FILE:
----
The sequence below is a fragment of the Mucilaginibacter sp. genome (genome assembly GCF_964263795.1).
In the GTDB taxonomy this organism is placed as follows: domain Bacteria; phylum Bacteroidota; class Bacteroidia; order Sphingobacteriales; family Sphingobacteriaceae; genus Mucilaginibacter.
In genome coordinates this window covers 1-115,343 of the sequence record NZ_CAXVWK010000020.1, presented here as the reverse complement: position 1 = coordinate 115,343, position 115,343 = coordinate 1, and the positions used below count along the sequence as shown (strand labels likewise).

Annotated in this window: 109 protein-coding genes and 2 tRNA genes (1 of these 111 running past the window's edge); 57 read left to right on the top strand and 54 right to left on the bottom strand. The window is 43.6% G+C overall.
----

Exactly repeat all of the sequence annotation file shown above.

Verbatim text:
The sequence below is a fragment of the Mucilaginibacter sp. genome (genome assembly GCF_964263795.1).
In the GTDB taxonomy this organism is placed as follows: domain Bacteria; phylum Bacteroidota; class Bacteroidia; order Sphingobacteriales; family Sphingobacteriaceae; genus Mucilaginibacter.
In genome coordinates this window covers 1-115,343 of the sequence record NZ_CAXVWK010000020.1, presented here as the reverse complement: position 1 = coordinate 115,343, position 115,343 = coordinate 1, and the positions used below count along the sequence as shown (strand labels likewise).

Annotated in this window: 109 protein-coding genes and 2 tRNA genes (1 of these 111 running past the window's edge); 57 read left to right on the top strand and 54 right to left on the bottom strand. The window is 43.6% G+C overall.